Some girls like chocolate. Me? I need salt. From chips to crackers to nuts to popcorn, I’m a snacker, through and through. My mom used to make popcorn on the stove when we were kids.
Her timing was perfect: just a few minutes before The Love Boat sailed to shore, she’d drop a few kernels into piping hot oil, wait for that first magical POP, then dump in the rest of the kernels before fluffy white perfection brust forth from her Revere Ware pot. A generous drizzle of butter came next, then the salt, sprinkled from on high, caught in the sweet stickiness of the butter and the hidden crevices of the corn. Like I said: perfection.
I still make popcorn on the stove in a Revere Ware pot (not my mother’s though, my sister got those; we have Mr. Gonzo’s family Reverse Ware, which we’ve used every day for years). In fact, Mr. Gonzo and I used to eat just popcorn for dinner, before little gg was born and we’d get home from work too late for dinner, but still hungry enough for a little something. But last Friday, I wanted to try something new.
Kettle corn. I’ve never met a bag of kettle corn I didn’t like. And if you’re lucky enough to live in Tucson, check out the kettle corn truck at the Reid Park Zoo; they use a strain of corn that pops up so big it boggles the mind. But since I’m not in Tucson and I had about 20 minutes before heading out with friends to Carlsbad Jazz in the Park, I decided to whip up this salty sweet snack perfect for kids and adults alike.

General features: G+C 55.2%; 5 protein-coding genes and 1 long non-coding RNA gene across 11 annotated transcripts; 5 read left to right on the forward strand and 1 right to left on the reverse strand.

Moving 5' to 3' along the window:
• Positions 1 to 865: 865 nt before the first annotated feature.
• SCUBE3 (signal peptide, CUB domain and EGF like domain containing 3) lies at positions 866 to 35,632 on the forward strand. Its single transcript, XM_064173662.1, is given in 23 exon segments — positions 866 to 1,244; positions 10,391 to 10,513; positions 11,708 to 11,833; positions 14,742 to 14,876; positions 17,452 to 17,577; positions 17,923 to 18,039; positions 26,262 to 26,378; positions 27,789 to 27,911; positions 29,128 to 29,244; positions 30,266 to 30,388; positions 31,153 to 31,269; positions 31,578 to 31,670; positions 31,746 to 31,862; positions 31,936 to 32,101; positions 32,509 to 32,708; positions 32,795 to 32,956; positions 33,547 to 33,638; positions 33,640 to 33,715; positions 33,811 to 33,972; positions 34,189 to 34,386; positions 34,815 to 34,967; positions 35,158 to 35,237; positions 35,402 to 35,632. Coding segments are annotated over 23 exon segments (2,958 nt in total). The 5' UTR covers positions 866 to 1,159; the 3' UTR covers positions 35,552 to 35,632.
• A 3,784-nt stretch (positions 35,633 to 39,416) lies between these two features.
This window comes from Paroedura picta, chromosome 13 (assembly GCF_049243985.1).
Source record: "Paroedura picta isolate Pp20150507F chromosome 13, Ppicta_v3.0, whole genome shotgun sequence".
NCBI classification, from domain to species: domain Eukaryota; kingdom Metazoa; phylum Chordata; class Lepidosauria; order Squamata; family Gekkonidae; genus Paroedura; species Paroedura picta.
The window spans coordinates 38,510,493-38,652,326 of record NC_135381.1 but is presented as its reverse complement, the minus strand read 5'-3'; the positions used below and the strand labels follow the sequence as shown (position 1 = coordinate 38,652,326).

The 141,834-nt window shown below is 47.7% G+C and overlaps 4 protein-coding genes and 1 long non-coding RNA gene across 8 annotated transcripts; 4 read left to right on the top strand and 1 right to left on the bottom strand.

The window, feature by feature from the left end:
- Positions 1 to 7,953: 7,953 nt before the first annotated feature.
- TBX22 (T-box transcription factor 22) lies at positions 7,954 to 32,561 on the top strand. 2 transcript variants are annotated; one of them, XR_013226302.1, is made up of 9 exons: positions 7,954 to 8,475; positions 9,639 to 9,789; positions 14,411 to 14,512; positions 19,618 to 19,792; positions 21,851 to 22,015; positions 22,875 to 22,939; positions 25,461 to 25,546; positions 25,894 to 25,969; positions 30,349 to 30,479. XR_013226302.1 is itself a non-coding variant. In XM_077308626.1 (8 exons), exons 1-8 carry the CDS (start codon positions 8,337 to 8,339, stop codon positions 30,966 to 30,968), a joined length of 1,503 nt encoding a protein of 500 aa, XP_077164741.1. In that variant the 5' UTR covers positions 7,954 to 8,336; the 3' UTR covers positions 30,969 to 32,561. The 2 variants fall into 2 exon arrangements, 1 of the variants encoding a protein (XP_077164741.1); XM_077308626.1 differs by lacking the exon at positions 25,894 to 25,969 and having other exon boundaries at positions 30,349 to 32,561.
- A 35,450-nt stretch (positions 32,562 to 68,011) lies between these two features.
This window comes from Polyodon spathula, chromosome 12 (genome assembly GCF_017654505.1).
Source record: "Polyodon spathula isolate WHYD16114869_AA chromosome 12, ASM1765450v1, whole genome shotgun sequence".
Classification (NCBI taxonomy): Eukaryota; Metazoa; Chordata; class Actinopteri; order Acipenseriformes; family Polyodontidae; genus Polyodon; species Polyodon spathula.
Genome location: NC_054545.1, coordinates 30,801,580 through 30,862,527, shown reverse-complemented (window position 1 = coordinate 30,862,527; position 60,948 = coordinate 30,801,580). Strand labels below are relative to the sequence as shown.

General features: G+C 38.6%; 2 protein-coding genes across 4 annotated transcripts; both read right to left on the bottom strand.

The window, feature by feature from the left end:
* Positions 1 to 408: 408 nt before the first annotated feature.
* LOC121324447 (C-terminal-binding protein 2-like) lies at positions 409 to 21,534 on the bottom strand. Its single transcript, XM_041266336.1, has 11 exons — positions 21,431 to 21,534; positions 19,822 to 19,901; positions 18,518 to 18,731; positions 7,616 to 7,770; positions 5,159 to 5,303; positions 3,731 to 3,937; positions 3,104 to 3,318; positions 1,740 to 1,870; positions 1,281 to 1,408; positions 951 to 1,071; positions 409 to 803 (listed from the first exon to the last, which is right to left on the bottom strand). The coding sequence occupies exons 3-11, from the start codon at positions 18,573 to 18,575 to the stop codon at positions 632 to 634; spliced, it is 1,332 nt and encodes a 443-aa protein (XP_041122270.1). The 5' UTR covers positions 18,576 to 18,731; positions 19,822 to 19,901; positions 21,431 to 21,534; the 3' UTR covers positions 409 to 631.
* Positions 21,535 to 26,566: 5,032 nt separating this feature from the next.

This recipe comes from Rachel Ray, but I added a little old-school Grandma Gonzo style to it. It’s easy, fast and oh-so yummy. Just watch the temperature of the oil so the sugar doesn’t burn. And use a big pot, enough to allow some room after the corn stops popping. If you find the sugar has burned the pan a bit don’t fret; just let the pot cool before soaking overnight in soapy hot water. It’s worth a little elbow grease to snack on something this good.
Homemade Kettle Corn
¼ cup canola oil
½ cup popcorn kernels
¼ cup sugar
1 teaspoon salt
- Add the oil and three kernels of corn to a large pot, at least 4-quarts or larger. Cover and heat over medium-high heat. The oil is hot once you hear three pops.
- Meanwhile, in a separate bowl, stir together the sugar and the remaining popcorn kernels. Slowly pour this into the pot, trying to get a consistent layer across the entire pot.
- Reduce the heat to medium to discourage burning the sugar.
- As the popcorn pops, gently shake the pot up and down and side to side, using oven mits and holding tight to the lid.
- Once the popcorn has stopped popping, which usually takes just a few minutes, remove from heat. In the same pot, add the salt and toss.
- Transfer to a large bowl, or individual popcorn bags, and serve immediately.
Adapted from a recipe by Rachel Ray.